This tawajjuh means to face a living or a deceased Shaykh and the main purpose of this is to reach spiritual divine outpouring (fayd) or spiritual support (istimdād). Bāqībillāh said, that while doing Rābīṭa or Tawajjuh, one of the dhikrs from the many dhikrs is going from the heart of the Shaykh to the heart of the Seeker. This happens through reverberation.  ʿAbdullāh Imām-i Iṣfahānī, one of the students of ʿAlā ad-Dīn ʿAṭṭār, describes the method of tawajjuh in the ʿAlāiyya branch of the Path, which includes facing the Shaykh with the heart:
“The seeker first imagines the face of the Shaykh he is affiliated with. When heat and a spiritual state occurs, he leaves this imagination or lets it stay on the side of his imagination and uses his whole strength to face his heart.” 
These are examples of facing the Shaykh for divine spiritual outpouring (fayd). According to the narrations, one of the students of Amīr al-Kulāl’s son, Amīr Hamza, went out with a caravan to finish some business in another city. While being on the road, they were robbed by bandits and the students faced the soul of their Shaykh Amīr Hamza. After a while the bandits returned, gave them their belongings back and asked if those people have a spiritual guide like their description. When they said yes, the bandits admitted that they have made tawba and want to become his students.  This narration is an example for facing the shaykh to ask him for spiritual support.
There are also many examples for facing a deceased spiritual guide. It is well-known that Bahā ad-Dīn Naqshband and ʿUbaydullāh al-ʾAḥrar at the beginning of their spiritual education spent a lot of time at some graves. ʿAla ad-Din al-ʿAṭṭār said that the purpose of visiting a grave is to face Allāh and that the soul of the inhabitant of the grave can be a means of fully facing Allāh.  But it is not a condition to visit the grave to face a deceased spiritual guide because it can also be done from a distance, like Bahāʾuddīn Naqshband facing ʾUways al-Qaranī and Ḥakīm al-Tirmidhī’s souls.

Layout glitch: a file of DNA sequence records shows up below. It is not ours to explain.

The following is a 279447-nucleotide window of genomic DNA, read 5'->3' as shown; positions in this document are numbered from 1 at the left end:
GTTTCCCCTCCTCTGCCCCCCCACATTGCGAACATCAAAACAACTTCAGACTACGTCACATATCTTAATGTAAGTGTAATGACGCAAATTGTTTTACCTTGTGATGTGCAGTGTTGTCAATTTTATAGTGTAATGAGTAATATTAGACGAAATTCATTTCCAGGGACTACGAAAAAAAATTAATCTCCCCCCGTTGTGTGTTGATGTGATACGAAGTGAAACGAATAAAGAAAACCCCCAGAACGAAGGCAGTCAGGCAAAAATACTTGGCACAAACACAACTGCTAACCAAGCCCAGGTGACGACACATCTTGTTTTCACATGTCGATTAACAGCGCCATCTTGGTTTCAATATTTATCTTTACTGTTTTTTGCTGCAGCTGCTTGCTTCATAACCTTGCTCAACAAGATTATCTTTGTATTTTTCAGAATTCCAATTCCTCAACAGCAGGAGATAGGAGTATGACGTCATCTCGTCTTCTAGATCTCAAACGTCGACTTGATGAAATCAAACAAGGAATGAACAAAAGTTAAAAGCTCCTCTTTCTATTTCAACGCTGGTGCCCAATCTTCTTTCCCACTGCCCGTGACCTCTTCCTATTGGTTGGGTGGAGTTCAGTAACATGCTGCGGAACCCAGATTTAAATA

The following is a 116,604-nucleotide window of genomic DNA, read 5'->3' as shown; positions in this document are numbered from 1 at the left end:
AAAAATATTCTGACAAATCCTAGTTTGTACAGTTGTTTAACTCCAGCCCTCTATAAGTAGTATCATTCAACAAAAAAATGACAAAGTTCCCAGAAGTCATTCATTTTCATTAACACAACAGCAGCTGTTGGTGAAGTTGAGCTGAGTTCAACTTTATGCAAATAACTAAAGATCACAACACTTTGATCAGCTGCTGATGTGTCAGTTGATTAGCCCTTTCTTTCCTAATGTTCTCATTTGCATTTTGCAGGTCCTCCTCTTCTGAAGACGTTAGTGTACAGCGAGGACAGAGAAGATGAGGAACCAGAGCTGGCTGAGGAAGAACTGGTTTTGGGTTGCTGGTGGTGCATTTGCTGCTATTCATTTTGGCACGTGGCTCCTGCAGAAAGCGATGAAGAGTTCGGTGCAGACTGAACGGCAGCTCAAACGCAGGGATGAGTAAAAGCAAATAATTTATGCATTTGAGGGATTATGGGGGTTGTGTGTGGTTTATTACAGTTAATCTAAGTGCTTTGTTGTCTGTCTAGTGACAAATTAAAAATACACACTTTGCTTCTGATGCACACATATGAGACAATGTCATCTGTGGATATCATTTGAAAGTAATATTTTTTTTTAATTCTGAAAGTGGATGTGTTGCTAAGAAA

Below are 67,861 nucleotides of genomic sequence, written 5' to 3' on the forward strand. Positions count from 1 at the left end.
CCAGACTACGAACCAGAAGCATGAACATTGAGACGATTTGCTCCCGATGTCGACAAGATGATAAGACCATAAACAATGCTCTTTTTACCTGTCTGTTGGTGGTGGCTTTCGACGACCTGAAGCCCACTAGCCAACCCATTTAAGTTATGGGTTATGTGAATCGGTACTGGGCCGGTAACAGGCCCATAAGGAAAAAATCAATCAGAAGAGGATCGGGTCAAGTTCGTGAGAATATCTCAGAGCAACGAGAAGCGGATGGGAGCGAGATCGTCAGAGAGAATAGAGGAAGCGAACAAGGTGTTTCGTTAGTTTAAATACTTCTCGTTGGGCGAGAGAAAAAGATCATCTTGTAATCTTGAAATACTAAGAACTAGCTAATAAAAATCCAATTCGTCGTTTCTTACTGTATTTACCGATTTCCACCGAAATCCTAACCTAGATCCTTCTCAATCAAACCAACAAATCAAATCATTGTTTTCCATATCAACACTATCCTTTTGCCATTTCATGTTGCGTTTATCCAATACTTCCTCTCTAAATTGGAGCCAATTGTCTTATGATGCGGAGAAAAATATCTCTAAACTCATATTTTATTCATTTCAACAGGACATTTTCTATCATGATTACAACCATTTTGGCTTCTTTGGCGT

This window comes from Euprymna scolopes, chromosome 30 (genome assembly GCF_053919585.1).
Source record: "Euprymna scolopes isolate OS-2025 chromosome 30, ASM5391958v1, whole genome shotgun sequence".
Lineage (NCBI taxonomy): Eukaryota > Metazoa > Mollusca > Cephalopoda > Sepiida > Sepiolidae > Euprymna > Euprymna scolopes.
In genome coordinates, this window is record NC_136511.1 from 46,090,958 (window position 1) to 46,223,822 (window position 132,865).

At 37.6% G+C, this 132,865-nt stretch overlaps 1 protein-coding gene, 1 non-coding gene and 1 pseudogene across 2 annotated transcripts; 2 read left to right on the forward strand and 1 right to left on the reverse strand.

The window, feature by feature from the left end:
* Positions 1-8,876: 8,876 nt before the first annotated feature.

Facing the Student
Facing the students means that a spiritual guide faces his seeker to forward him divine spiritual outpouring (fayḍ) and to grant him perfection. According to a narration, ʿAlī al-Rāmītanī was once visited by a very important guest, but there was no food left at home. Rāmītanī left his house in despair and being outside he saw one of his students approaching his house with food. He was very happy and when he dismissed his guest, he called this student and offered him to ask whatever he wishes. This seeker said that he wants to become a perfect human being as ʿAlī al-Rāmītanī himself is. So al-Rāmītanī faced the student and in a very short time the student reached perfection.  Muḥammad Bābā Samāsī glanced upon Amīr al-Kulāl who was wrestling in the Arena and faced him. At that moment, a fire fell on the heart of Amīr Kulāl and he was drawn (jazba). He followed the Shaykh and pledged him the oath of allegiance (bayʿa).  Bahāuddīn Naqshband also faced the son of his Shaykh Amīr Kulāl, Amīr Burhān and forwarded divine spiritual outpouring (fayḍ) to him and helped in ripening Amīr Burhān in taṣawwuf.  ʿAlāʾuddīn ʿAṭṭār said, that for the effects of the facing to last, the seeker has to be eager and has to keep the orders of his Shaykh, or several days later this effect will vanish.  All these examples show us the facing of the seeker to forward him divine spiritual outpouring (fayḍ) so he can grow. But in the Mujaddidī Era of the Path, the way of facing the student became much more detailed and was renewed. Now the spiritual guide took the Seeker in front of him and focused on and faced the Laṭāʾif (subtleties of the body and soul) one by one and forwarded divine spiritual outpouring to them. This procedure resulted in the Laṭāʾif starting to do dhikr.
In the first period of the Naqshbandī path, murāqabah was a term which was used nearly identically to tawajjuh. We can see that in this period murāqabah meant to face ones heart and control it. In tawajjuh the object of the facing can differ, but in murāqabah the object is always the heart.